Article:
Alex Rodriguez Suspension Is a Sad Moment for Baseball
A 200-game suspension is a disaster—and a victory for his many detractors, says Michael Brendan Dougherty.
Alex Rodriguez’s suspension for the rest of the Major League Baseball season and the next was announced Monday. If all goes according to plan, Rodriguez will be following up with an appeal of that punishment. And in a few hours, Rodriguez’s name may be announced as the starting third baseman for the New York Yankees for the first time this year. A screenwriter couldn’t get away with this plot.
Rodriguez’s life story should have been one pleasant conversation-starter: “arguably the greatest baseball player of his generation.” And what a generation! Deeper than any other in talent. From the day he entered the league, Rodriguez was distinguished by his otherworldly power and prowess. He awed like a demigod, he stirred the crowd’s passions and was resented as one. On Monday he falls like one.
When Commissioner Bud Selig and Major League Baseball announce the names and terms of the suspensions related to their investigation of Florida’s Biogenesis clinic, Rodriguez will be portrayed as an underhanded steroid kingpin. While other suspended players will miss 50 games and be eligible to return should their team make the playoffs, he will likely miss more than 200. Among the rumored evidence used to punish him under the league’s Joint Drug Agreement: receipts, emails, and texts that reportedly show he obtained and used banned performance-enhancing drugs every year since he pleaded with “the American people” to “judge me from this day forward.” Because the drug agreements spells out a lifetime ban for third-time offenders, it will be argued that A-Rod got off easy.
Ten other players may have their suspensions announced Monday as well, inevitably altering playoff races down the stretch. Because of the number of players involved in the Biogenesis drug scandal, and the era-defining action by the league against them Monday will be compared to a date 92 years and two days earlier. That’s when MLB banned for life eight players on the Chicago White Sox who collaborated with gamblers to throw the 1919 World Series, including “Shoeless” Joe Jackson, who still holds the White Sox batting average and triples records.
That “banned for life” sentence has been discussed plenty in the past week, but it seems only to have been a bargaining chip MLB used to get Rodriguez to accept his punishment quietly. Selig will not risk awakening the wrath of the players association, the once-formidable MLBPA, by invoking his extraordinary powers to do as he pleases in “the best interests of baseball.”
For Rodriguez, 38, the suspension is a disaster. First there’s the $34 million in salary he will lose between this year and the next. Perhaps more devastating will be abandoning the dream of breaking Barry Bonds’s all-time home-run record, an event the Yankees’ PR department and moralizing baseball columnists once craved. And the pain of simply “being out” should not be underestimated. Rodriguez loves and lives the game. When he gets home from the stadium he studies other games, he re-watches the Yankees telecasts, and the next day offers compliments to play-by-play announcers on their calls. He is completely aware that he will never be appreciated simply for his superhuman ability to play baseball.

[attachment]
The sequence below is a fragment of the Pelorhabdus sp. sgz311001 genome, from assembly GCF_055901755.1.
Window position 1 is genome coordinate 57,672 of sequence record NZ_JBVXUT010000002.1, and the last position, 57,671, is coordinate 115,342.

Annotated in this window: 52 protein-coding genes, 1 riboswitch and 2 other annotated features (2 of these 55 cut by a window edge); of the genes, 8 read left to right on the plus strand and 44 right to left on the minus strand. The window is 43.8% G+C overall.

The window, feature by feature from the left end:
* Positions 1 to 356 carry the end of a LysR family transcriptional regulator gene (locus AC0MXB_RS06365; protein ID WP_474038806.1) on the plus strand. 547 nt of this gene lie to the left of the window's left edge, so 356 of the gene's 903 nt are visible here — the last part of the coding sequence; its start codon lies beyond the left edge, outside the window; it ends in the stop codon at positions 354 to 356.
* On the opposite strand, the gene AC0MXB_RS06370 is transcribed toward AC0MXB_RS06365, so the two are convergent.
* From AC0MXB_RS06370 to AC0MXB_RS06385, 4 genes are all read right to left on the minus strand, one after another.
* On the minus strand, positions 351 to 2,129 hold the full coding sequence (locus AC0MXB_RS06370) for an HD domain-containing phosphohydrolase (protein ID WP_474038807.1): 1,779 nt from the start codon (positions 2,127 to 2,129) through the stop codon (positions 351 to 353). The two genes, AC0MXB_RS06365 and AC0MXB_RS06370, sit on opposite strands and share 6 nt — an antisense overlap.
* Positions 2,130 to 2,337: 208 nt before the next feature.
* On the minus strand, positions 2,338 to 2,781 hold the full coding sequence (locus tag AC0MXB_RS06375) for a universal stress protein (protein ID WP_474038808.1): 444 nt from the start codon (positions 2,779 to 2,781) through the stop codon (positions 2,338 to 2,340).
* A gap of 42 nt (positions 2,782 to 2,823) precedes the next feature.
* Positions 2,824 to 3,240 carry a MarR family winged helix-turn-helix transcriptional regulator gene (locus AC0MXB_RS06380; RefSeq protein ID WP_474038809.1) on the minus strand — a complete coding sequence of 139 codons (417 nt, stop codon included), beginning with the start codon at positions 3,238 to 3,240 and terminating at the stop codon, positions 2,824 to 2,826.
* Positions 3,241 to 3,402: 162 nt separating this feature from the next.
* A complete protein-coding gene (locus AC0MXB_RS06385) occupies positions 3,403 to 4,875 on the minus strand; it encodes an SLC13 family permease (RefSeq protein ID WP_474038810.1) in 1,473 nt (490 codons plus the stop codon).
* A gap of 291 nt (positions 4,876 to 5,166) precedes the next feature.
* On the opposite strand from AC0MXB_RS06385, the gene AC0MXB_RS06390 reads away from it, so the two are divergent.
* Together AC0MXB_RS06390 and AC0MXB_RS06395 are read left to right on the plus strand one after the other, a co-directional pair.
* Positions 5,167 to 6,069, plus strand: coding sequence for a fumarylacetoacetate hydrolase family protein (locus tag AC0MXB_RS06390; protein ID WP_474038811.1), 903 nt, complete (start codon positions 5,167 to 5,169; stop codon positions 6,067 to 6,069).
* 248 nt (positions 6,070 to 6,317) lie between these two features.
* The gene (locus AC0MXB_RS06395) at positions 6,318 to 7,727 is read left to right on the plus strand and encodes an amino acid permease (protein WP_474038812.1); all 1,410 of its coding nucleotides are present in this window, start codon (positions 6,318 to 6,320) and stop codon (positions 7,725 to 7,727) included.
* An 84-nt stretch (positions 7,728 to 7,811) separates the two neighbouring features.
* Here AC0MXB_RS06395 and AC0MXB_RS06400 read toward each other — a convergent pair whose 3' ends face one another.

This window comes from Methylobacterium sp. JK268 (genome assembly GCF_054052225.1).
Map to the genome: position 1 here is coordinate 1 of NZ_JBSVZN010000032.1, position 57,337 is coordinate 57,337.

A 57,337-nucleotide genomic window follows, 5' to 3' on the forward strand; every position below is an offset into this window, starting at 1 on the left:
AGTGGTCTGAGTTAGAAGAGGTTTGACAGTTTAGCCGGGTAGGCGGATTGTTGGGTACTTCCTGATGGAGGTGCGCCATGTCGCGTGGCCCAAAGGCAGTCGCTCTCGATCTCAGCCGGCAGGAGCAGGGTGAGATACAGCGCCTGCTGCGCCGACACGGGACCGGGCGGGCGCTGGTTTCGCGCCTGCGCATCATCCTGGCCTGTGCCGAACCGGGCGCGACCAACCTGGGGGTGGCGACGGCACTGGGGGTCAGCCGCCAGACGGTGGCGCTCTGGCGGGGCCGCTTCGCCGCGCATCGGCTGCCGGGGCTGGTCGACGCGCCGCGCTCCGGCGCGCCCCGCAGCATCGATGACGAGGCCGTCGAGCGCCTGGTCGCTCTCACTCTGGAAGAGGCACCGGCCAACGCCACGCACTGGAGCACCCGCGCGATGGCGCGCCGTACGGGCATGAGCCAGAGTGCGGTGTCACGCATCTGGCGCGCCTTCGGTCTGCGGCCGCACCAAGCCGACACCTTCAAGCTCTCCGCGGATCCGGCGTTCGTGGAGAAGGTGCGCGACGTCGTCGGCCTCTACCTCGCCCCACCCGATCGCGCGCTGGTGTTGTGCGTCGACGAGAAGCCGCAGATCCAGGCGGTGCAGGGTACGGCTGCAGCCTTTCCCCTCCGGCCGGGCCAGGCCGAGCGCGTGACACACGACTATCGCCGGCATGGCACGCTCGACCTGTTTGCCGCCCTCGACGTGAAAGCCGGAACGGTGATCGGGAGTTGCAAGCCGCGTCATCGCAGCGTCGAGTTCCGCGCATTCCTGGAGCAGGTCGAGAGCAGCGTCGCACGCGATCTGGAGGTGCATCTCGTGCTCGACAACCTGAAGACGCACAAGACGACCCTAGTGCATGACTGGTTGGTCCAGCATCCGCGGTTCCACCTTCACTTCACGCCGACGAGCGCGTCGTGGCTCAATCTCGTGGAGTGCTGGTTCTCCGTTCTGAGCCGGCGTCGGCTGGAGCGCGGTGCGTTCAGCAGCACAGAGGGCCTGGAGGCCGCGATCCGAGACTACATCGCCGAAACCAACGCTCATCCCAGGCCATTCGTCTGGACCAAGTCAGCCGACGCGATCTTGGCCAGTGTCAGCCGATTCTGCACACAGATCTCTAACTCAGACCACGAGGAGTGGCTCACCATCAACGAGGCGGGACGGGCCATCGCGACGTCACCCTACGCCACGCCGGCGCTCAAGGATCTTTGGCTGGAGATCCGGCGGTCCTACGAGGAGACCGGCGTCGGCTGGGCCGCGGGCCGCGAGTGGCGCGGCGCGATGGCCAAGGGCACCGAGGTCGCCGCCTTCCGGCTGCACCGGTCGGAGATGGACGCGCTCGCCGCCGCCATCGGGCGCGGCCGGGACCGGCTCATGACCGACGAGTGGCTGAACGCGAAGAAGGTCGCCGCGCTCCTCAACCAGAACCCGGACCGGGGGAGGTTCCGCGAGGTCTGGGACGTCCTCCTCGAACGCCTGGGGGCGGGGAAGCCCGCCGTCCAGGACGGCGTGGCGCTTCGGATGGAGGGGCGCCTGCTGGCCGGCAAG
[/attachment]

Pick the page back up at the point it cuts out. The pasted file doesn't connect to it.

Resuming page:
The suspension gives official sanction to those who dismiss the naturally gifted Rodriguez as an overpaid “phony.” That word has been trailing him for years—the way he promotes himself, the way he interacts with other players and the media, the way he played in the playoffs. That “phoniness” is the product of faults, writes David Roth, who describes Rodriguez as “both crushingly self-conscious and world-historically vain; smart enough to know how he should act and yet somehow incapable of convincingly acting that way.”
The pro-Rodriguez case would go something like this: he came up during an era of rampant, overlooked, and never-punished steroid abuse. That was when the Mark McGwire—Sammy Sosa home-run chase inspired Bonds to load up on drugs designed to beef up cattle, and he promptly reeled off a number of record-destroying seasons in San Francisco. MLB’s testing regime may have seemed to Rodriguez as much for show as its previous bans. He never adapted to the new culture.
And besides, cheating and amphetamine abuse are an integral part of baseball’s golden ages. Fans of today adore the cheaters of the past, precisely because of their chicanery. And from one angle, MLB’s methods look astonishingly cynical. Who else could be so cold as to pay for the cooperation of drug dealers against the users and then offer to defend those dealers from the feds? And what better issue with which to divide the players’ association? It’s unclear what effect steroids had on the game. Didn’t expansion deplete pitching talent? A close reading of the statistics shows that the number of “home runs on contact” surged suspiciously for only three years, between 1999 and 2002.
Now the Biogenesis suspension is going to become part of baseball’s mythology too, a focal point for debating an era of the game and its stars. And while many will be exultant or raging after this historic discipline is announced, the most appropriate emotion is probably sadness. Fans of a certain age grew up marveling at SportsCenter highlights of Ken Griffey Jr., Dave Justice, and a young Bonds. It was supposed to be a time of super-athletes whose superior training, nutrition, and dedication would make for a new generation of sports heroes. Rodriguez was above every one of them in ability and drama. The greatest talent ever, the biggest ego, the largest contract, the most crushing disappointment, the longest suspension, the worst fall from the top. Everything is small ball after this.